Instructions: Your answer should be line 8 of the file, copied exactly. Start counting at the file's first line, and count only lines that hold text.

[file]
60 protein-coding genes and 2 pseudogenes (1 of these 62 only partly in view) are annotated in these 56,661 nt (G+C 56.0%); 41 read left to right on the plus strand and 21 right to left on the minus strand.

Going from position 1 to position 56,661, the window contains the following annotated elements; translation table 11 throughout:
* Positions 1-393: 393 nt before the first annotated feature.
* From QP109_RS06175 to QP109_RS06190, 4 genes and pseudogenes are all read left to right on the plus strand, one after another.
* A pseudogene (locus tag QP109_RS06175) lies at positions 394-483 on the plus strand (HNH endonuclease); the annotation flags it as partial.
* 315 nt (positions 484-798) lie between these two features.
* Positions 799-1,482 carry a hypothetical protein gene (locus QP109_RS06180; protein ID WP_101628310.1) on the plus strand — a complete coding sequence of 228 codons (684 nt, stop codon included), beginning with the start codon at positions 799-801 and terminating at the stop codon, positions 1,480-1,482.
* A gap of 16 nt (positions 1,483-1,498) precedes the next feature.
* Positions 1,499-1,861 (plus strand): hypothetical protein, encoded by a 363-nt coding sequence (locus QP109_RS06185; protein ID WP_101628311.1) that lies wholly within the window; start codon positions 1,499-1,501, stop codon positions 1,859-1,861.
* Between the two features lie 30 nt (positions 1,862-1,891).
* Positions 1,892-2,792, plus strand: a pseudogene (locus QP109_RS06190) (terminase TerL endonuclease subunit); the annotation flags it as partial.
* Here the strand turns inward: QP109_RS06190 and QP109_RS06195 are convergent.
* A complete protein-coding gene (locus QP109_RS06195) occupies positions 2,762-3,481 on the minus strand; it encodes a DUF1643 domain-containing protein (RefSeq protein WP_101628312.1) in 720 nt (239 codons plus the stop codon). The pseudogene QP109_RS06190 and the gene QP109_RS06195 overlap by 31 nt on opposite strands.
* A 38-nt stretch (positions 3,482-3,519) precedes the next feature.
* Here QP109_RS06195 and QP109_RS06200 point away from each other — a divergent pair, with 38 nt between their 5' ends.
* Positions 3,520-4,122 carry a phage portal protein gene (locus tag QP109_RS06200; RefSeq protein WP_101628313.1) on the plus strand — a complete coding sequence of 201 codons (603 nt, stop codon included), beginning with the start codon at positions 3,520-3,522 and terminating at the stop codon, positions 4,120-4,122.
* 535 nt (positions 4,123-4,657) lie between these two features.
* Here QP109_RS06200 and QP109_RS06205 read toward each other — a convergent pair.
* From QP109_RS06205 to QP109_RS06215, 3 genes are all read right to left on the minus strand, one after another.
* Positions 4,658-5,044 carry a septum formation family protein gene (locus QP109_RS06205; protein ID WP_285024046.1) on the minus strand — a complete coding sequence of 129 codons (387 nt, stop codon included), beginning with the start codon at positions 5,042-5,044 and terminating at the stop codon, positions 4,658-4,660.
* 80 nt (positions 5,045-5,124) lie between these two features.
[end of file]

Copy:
* A gap of 16 nt (positions 1,483-1,498) precedes the next feature.